Posted September. 14, 2005 07:46,
Prime Minister Junichiro Koizumi, the leader of a landslide victory by the Liberal Democratic Party (LDP) in Sundays general elections, ordered the newly-elected members of the party not to join any factions.
Many favored Koizumis decision as an attempt to change the nature of the Liberal Democratic Party by crushing factionalism, but others suspect that he might intend to build his own political group.
The next generation, which has clearly witnessed the power of Koizumi, seems to be hanging back and putting aside their dreams of post-Koizumi for a while.
Will the Full Scale Dismantling of Japanese Political Factions Begin?
Koizumi directed LDP Secretary General Tsutomu Takebe to prevent newly-elected LDP members from joining any factions.
Thanks to political reform, the practice of leaders collecting political funds and then distributing them to its members is now hard to find, but communications regarding the schedule of the Diet still have been made through factions. This is a measure to prevent factions from recruiting new members, which will further weaken the power of factions, according to a political source.
As the election result shows, Mori`s faction, which Koizumi is from as well, has the strongest power, while Hashimotos and Horiuchi factions have became rapidly weaker since their leaders retired or were kicked out of the LDP after they voted against postal privatization bills.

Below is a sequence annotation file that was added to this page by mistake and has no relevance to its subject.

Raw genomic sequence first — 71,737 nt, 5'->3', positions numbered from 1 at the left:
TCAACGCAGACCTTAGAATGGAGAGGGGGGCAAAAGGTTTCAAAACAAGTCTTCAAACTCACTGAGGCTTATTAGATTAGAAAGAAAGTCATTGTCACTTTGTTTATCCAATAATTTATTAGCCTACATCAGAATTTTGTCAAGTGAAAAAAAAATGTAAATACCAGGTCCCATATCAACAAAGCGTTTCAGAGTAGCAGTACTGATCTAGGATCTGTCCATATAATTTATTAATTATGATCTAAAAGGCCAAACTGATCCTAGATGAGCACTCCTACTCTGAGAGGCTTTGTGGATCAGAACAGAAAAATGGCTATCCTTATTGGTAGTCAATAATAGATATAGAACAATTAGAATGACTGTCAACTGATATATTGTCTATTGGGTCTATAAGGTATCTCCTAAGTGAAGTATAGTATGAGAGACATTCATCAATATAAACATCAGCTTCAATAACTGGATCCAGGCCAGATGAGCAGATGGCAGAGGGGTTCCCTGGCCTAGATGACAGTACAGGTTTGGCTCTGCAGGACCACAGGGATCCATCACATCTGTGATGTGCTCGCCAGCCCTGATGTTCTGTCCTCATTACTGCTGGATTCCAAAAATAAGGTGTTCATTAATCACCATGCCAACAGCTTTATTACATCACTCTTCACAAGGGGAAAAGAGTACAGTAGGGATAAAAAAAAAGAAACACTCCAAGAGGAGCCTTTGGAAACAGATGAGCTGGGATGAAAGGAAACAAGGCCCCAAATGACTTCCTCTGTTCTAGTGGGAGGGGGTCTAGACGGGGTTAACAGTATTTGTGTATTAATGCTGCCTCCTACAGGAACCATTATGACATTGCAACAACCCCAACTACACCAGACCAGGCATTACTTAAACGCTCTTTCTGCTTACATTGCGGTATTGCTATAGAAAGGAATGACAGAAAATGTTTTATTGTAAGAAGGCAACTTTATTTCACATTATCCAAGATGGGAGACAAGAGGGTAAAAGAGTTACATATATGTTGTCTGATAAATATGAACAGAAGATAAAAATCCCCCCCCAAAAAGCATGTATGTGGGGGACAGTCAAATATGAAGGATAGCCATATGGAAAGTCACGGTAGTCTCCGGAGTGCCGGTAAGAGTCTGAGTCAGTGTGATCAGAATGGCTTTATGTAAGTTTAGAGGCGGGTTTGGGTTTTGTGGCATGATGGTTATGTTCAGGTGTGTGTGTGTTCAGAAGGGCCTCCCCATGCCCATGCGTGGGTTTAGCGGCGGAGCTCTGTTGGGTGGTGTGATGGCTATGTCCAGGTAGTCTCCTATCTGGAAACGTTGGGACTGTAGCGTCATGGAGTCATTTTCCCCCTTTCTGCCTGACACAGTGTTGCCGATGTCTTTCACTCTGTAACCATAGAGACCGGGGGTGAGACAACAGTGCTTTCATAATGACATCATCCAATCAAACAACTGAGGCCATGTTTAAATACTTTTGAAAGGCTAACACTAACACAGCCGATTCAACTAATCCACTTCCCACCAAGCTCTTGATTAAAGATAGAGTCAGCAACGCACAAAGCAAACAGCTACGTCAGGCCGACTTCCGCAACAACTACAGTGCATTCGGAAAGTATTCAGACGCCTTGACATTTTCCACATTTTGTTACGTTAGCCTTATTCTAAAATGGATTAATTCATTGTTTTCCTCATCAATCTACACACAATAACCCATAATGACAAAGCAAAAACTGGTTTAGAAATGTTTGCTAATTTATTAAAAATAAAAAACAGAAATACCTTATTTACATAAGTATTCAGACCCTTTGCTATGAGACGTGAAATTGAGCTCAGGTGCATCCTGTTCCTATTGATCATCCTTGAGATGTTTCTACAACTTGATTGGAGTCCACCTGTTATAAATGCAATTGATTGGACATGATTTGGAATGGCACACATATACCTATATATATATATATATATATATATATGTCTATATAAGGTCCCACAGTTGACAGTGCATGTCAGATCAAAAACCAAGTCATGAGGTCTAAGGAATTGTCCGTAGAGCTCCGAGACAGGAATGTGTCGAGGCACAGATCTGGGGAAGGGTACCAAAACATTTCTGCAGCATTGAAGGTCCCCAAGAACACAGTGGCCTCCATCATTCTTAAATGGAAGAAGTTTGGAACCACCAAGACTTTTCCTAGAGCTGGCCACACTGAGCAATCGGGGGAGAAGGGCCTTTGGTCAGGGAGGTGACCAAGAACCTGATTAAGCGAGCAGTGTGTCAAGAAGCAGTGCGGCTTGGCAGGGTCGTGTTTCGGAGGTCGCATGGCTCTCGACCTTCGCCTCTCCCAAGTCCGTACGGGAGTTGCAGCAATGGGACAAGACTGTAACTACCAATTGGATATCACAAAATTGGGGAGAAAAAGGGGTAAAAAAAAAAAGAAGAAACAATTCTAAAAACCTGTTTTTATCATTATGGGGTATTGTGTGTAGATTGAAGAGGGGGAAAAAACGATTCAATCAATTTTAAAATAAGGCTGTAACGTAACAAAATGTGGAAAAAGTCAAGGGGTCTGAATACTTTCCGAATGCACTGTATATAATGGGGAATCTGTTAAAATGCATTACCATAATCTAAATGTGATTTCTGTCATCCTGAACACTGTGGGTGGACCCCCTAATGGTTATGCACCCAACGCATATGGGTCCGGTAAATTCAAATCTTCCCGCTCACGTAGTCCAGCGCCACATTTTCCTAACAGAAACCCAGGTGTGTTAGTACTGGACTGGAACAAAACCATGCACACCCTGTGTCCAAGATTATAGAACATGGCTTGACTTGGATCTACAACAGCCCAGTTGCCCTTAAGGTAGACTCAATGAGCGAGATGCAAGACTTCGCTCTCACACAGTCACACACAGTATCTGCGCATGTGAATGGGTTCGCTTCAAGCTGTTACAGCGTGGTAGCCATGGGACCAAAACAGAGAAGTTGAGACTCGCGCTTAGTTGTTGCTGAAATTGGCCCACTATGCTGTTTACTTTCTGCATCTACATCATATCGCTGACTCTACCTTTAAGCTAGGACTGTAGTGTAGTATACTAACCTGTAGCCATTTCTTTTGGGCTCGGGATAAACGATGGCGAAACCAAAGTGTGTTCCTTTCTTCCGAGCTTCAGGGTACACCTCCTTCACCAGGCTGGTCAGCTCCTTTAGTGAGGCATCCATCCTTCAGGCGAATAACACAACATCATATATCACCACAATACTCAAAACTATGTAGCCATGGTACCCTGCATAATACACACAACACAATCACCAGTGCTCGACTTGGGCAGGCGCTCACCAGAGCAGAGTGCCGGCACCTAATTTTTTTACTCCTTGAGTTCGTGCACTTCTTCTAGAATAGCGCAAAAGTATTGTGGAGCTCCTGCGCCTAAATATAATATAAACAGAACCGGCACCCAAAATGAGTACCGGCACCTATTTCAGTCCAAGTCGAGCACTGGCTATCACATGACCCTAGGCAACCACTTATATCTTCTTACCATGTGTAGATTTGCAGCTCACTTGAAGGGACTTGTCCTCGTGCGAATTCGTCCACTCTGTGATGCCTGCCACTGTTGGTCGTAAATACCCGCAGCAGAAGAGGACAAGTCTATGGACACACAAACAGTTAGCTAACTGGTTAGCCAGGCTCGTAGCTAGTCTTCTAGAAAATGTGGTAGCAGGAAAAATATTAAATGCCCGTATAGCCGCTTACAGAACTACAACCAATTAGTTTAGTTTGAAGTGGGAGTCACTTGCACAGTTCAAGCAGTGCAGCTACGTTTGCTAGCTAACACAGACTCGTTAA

The number of newly elected members of the LDP is 83. Most of them were recommended by the LDP after Koizumi-led open recruitment drives and individual interviews. Besides, their being elected is largely due to Koizumi, which makes them very faithful.
Some say that Koizumis order blocking them from joining factions could be a step toward creating a Koizumi faction later.
Next Generation Players Hang Back
In a press conference on September 12, Koizumi said that he would give aspirants for the next prime ministerial term opportunities to play an active role as much as possible, revealing his intention to introduce the new LDP lawmakers mentioned previously as potential future players in the cabinet and any potential party reshuffling.
The list of the front-runners include Yasuo Fukuda (69), the former top government spokesman, Shinzo Abe (50), LDP acting secretary-general, Taro Aso (64), public works minister, and Sadakazu Tanigaki (60), finance minister. The rightist, Abe, is expecting Koizumis favor because he is popular among the public.
But most of the politicians in the running seem to be concerned of possible adverse effects, so they remain cautious. The precedent of previous frontrunners being excluded from favor after they opposed the postal privatization bill seemed to scare these runners, according to the Mainichi Shimbun newspaper.
Economy, Trade and Industry Minister Shoichi Nakagawa complimented Koizumi on September 13, saying that Koizumi is an excellent leader who is well aware of what he has to do. Nakagawa expressed hope that Prime Minister Junichiro Koizumi will stay in power after his tenure.